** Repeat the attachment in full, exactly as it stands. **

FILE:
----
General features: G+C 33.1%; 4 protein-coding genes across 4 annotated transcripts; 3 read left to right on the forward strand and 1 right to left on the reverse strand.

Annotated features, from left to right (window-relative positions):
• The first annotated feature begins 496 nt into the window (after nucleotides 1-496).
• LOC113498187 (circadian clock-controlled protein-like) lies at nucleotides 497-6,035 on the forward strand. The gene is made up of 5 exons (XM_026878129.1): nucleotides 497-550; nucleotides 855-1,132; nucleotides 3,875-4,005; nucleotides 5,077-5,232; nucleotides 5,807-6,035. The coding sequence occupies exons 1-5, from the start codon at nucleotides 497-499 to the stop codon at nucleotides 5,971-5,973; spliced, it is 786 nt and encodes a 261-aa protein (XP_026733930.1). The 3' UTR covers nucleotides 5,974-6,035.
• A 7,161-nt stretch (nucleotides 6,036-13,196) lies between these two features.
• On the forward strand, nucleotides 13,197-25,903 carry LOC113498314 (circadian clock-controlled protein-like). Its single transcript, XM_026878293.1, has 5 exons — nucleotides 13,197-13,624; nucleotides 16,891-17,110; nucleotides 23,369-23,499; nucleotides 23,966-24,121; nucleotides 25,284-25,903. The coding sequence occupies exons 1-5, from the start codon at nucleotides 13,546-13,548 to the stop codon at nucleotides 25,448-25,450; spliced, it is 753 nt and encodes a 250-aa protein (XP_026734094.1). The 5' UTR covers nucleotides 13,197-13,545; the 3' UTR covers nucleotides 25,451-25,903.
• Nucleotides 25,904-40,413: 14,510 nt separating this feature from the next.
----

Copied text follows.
General features: G+C 33.1%; 4 protein-coding genes across 4 annotated transcripts; 3 read left to right on the forward strand and 1 right to left on the reverse strand.

Annotated features, from left to right (window-relative positions):
• The first annotated feature begins 496 nt into the window (after nucleotides 1-496).
• LOC113498187 (circadian clock-controlled protein-like) lies at nucleotides 497-6,035 on the forward strand. The gene is made up of 5 exons (XM_026878129.1): nucleotides 497-550; nucleotides 855-1,132; nucleotides 3,875-4,005; nucleotides 5,077-5,232; nucleotides 5,807-6,035. The coding sequence occupies exons 1-5, from the start codon at nucleotides 497-499 to the stop codon at nucleotides 5,971-5,973; spliced, it is 786 nt and encodes a 261-aa protein (XP_026733930.1). The 3' UTR covers nucleotides 5,974-6,035.
• A 7,161-nt stretch (nucleotides 6,036-13,196) lies between these two features.
• On the forward strand, nucleotides 13,197-25,903 carry LOC113498314 (circadian clock-controlled protein-like). Its single transcript, XM_026878293.1, has 5 exons — nucleotides 13,197-13,624; nucleotides 16,891-17,110; nucleotides 23,369-23,499; nucleotides 23,966-24,121; nucleotides 25,284-25,903. The coding sequence occupies exons 1-5, from the start codon at nucleotides 13,546-13,548 to the stop codon at nucleotides 25,448-25,450; spliced, it is 753 nt and encodes a 250-aa protein (XP_026734094.1). The 5' UTR covers nucleotides 13,197-13,545; the 3' UTR covers nucleotides 25,451-25,903.
• Nucleotides 25,904-40,413: 14,510 nt separating this feature from the next.